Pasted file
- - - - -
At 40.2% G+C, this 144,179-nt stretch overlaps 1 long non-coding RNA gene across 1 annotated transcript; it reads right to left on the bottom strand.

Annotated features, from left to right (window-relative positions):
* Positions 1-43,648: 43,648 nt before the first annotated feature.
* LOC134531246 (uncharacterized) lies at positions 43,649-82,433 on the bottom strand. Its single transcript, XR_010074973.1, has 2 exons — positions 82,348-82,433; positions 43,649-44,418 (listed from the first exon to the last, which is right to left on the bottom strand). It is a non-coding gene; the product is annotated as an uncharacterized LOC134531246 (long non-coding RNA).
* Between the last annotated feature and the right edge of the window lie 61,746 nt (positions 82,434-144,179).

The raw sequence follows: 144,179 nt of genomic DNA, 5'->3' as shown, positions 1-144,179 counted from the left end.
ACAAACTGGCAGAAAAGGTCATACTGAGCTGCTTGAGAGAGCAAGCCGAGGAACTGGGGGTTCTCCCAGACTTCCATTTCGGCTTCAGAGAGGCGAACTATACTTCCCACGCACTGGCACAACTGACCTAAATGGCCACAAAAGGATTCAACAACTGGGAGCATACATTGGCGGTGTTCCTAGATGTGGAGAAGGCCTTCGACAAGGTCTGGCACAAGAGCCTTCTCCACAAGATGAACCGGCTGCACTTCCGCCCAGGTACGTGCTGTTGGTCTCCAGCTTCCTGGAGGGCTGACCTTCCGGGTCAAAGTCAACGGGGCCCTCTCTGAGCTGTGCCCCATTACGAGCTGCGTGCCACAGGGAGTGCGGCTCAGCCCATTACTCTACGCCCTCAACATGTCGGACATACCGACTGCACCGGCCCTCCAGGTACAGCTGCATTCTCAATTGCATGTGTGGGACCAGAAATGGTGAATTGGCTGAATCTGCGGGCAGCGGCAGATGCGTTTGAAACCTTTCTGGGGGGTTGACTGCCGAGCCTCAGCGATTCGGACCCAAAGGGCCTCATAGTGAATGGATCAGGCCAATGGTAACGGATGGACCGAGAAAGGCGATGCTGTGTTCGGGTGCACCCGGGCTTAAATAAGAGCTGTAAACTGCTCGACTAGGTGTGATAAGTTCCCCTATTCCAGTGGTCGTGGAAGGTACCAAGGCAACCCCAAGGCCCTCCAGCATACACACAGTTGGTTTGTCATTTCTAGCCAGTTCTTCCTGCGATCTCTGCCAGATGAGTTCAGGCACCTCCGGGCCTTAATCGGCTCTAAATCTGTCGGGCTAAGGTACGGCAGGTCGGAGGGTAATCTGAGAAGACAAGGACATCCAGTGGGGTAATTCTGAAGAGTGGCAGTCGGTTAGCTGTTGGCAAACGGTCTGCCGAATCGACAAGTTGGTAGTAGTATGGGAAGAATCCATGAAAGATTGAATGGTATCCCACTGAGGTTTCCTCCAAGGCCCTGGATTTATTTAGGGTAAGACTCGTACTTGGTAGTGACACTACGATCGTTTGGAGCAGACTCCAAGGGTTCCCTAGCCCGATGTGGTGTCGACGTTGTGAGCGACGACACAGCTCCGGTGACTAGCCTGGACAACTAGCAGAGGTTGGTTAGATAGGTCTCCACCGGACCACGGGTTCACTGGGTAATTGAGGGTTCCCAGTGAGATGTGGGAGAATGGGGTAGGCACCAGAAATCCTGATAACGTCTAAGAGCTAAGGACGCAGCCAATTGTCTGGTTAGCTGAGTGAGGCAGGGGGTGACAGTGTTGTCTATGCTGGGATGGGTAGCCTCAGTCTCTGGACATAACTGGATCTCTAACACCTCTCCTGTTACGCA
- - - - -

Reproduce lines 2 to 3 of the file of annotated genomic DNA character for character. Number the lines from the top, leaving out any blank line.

Annotated features, from left to right (window-relative positions):
* Positions 1-43,648: 43,648 nt before the first annotated feature.